Applied Microbiology and Biotechnology

, Volume 90, Issue 5, pp 1795–1803 | Cite as

Biodegradation behavior of natural organic matter (NOM) in a biological aerated filter (BAF) as a pretreatment for ultrafiltration (UF) of river water

  • Guocheng Huang
  • Fangang Meng
  • Xing Zheng
  • Yuan Wang
  • Zhigang Wang
  • Huijun Liu
  • Martin Jekel
Environmental Biotechnology


In this study, biodegradation of natural organic matter (NOM) in a biological aerated filter (BAF) as pretreatment of UF treating river water was investigated. Photometric measurement, three-dimensional excitation–emission matrix (EEM) fluorescence spectroscopy and liquid chromatography with online organic carbon detector (LC-OCD) were used to investigate the fate of NOM fractions in the BAF + UF process. Results showed that the BAF process could effectively remove particles and parts of dissolved organic matter, which led to a lower NOM loading in the UF system, but different NOM fractions showed different biodegradation potentials. Further biodegradation batch experiments confirmed this observation and identified that polysaccharides and proteins (quantified using photometric methods) contained a large proportion of readily biodegradable matter while humic substances were mainly composed of inert organic substances. According to EEM measurements, it is evident that protein-like substances were more readily eliminated by microorganisms than humic-like substances. LC-OCD data also supported the phenomena that the polysaccharides and large-size proteins were more degradable than humic substances.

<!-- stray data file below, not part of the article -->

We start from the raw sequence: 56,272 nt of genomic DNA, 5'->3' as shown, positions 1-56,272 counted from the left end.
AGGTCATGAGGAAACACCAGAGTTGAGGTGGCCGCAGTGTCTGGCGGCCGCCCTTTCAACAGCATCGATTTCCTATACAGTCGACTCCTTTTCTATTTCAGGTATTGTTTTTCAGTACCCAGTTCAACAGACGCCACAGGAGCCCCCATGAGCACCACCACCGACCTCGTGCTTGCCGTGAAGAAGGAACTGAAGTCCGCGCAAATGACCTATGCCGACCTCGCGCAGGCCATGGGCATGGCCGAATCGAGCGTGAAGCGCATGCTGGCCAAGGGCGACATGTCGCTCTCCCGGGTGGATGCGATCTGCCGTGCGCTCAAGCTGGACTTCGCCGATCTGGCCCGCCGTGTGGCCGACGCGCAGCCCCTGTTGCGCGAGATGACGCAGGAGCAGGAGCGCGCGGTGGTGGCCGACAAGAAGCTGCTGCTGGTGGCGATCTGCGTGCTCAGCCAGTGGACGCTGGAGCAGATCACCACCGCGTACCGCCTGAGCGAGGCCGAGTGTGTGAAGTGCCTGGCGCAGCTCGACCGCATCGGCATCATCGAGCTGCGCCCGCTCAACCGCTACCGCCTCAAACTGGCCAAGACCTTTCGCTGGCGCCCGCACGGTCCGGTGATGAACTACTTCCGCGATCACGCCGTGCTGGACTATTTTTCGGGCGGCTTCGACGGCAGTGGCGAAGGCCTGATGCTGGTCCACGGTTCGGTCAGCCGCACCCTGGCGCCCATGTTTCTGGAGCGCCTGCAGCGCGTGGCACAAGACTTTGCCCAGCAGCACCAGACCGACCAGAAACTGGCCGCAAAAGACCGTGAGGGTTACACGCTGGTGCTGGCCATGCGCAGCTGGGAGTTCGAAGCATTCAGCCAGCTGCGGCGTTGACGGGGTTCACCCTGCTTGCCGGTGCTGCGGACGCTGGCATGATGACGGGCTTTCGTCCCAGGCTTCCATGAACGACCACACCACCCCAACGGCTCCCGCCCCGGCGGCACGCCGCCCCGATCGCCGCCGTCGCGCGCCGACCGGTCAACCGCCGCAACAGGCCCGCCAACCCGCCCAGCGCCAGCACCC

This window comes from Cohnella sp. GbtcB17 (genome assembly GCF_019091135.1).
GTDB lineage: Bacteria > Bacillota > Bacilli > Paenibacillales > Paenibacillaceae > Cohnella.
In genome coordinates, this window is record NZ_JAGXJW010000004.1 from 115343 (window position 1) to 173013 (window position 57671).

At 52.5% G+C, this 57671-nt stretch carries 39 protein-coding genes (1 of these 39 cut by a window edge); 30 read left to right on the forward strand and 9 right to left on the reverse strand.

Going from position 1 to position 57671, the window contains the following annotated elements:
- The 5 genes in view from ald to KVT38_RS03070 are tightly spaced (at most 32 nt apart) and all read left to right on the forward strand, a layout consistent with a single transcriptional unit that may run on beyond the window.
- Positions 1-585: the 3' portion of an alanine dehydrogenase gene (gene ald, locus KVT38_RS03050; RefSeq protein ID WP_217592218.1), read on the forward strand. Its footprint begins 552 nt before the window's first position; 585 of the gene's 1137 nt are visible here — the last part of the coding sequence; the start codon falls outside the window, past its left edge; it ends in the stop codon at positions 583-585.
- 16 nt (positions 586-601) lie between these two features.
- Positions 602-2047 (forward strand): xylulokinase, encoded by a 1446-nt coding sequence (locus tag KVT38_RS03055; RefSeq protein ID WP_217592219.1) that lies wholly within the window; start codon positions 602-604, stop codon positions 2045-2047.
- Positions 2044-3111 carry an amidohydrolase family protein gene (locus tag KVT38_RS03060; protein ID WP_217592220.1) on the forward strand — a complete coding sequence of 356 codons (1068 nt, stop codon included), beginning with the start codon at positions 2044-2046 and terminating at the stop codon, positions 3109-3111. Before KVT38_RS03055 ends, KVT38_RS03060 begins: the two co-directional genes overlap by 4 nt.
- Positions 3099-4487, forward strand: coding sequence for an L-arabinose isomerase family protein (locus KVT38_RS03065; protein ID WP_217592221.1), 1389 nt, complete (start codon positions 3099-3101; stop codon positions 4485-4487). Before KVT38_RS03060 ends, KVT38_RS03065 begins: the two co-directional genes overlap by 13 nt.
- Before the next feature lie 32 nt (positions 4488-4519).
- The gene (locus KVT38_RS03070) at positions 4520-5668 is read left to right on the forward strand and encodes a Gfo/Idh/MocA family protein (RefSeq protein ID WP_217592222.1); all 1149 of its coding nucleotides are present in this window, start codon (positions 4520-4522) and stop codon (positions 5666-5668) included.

Drinking water treatment Membrane fouling Biological aerated filter Natural organic matter 



This work was supported by the Fundamental Research Funds for the Central Universities. Litree Corporation was thanked for the supply of the PVDF membrane modules.


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Copyright information

© Springer-Verlag 2011

Authors and Affiliations

  • Guocheng Huang
    • 1
  • Fangang Meng
    • 1
  • Xing Zheng
    • 2
  • Yuan Wang
    • 1
  • Zhigang Wang
    • 1
  • Huijun Liu
    • 3
  • Martin Jekel
    • 4
  1. 1.School of Environmental Science and EngineeringSun Yat-sen UniversityGuangzhouPeople’s Republic of China
  2. 2.Water Desalination and Reuse Center, King Abdullah University of Science and TechnologyThuwalKingdom of Saudi Arabia
  3. 3.Yantai Research Institute, China Agricultural UniversityYantaiPeople’s Republic of China
  4. 4.Department of Water Quality ControlTechnische Universität BerlinBerlinGermany

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